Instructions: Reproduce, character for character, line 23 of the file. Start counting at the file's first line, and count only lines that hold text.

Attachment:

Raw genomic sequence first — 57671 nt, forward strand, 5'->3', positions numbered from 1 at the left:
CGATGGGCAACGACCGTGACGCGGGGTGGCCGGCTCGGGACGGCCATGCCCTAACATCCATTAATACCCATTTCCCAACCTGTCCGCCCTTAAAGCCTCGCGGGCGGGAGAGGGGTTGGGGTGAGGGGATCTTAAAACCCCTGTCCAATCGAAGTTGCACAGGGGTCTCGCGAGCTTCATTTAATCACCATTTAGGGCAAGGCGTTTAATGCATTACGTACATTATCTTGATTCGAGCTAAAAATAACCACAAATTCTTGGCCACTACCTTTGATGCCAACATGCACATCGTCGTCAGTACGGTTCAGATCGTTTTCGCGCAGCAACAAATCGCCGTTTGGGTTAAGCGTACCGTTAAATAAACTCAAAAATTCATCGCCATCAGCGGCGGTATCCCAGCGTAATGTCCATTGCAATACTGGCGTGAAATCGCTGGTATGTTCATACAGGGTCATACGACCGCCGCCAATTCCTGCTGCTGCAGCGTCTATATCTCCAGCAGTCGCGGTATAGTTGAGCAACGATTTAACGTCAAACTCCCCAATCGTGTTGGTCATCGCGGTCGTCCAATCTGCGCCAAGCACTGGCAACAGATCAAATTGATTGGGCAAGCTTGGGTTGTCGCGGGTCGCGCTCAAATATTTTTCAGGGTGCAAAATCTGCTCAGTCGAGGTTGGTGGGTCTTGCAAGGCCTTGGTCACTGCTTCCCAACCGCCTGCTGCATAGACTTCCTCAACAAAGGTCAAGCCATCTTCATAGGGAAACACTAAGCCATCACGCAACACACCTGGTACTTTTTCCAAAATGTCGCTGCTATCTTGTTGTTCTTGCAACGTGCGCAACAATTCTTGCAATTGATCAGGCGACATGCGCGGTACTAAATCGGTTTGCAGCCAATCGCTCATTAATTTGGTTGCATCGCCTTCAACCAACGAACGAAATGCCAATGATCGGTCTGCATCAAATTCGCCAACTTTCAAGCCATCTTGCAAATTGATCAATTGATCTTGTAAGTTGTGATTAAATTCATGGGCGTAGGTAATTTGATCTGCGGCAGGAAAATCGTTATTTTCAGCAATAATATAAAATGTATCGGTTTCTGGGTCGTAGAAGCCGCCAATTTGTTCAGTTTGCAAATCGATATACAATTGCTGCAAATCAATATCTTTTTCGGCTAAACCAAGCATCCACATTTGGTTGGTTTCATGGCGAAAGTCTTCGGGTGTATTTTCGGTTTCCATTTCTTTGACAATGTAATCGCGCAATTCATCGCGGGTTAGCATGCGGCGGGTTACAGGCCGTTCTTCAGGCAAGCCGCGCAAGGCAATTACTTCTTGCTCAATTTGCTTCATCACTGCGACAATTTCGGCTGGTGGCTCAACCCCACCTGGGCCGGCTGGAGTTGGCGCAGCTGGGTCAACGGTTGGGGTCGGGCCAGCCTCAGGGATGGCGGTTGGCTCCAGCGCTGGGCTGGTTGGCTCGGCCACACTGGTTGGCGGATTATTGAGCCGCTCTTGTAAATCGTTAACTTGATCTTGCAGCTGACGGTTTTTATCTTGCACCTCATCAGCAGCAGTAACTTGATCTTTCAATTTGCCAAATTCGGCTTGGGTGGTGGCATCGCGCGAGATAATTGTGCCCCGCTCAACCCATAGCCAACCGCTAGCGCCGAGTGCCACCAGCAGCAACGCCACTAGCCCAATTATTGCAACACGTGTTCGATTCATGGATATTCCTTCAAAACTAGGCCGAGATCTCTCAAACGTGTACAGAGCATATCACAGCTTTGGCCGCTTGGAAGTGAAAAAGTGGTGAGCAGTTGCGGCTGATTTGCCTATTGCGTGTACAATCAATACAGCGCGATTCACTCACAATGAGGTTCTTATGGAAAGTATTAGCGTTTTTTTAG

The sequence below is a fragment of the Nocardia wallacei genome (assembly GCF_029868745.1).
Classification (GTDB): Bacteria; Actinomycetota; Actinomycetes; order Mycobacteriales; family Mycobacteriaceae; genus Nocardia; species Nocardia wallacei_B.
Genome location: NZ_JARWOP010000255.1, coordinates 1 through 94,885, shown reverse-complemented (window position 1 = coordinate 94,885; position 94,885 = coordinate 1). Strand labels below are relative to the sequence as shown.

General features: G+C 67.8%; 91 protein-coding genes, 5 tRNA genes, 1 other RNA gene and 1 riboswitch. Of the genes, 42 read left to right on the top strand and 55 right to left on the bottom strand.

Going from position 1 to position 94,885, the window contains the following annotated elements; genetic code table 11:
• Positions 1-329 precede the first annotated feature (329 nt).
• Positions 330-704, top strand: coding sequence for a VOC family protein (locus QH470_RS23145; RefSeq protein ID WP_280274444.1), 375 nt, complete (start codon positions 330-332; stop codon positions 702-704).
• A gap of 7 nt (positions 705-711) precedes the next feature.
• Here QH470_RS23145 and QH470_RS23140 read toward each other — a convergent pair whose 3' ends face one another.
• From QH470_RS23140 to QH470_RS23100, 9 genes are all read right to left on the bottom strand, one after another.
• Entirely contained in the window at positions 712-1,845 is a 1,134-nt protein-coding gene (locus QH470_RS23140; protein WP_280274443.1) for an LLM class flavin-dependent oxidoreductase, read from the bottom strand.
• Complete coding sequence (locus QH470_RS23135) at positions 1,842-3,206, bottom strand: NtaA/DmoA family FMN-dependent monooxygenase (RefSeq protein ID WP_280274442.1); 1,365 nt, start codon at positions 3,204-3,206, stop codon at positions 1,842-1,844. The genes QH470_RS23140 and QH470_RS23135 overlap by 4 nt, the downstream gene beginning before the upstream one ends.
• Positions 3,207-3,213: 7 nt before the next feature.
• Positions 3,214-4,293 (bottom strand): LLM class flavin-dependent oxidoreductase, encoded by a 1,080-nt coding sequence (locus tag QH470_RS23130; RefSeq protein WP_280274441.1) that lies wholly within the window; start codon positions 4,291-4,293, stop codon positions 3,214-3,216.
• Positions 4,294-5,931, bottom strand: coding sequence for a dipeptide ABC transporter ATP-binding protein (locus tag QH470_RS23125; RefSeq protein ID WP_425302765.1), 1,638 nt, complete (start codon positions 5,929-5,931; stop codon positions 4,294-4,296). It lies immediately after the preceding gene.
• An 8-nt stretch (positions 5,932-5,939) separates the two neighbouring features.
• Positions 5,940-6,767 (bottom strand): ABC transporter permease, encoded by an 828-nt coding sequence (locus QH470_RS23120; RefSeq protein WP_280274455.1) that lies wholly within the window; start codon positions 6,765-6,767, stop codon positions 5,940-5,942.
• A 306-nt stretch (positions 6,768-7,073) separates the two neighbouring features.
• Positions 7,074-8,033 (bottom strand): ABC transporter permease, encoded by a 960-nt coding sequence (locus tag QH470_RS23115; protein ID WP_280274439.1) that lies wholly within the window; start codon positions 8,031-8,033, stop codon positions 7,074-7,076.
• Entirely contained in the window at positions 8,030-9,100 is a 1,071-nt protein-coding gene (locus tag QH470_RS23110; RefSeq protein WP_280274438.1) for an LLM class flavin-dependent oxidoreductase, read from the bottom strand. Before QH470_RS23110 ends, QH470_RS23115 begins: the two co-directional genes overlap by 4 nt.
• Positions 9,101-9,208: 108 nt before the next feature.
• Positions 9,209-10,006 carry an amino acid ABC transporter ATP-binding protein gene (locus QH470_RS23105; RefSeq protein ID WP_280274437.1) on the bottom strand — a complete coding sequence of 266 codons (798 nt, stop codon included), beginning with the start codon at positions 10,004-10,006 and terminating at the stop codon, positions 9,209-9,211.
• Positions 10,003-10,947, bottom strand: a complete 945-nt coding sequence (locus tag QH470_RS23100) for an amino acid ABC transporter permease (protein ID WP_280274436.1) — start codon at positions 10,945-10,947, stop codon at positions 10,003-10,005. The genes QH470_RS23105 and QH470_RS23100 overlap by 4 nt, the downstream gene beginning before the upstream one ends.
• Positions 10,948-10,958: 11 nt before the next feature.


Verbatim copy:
• Positions 9,101-9,208: 108 nt before the next feature.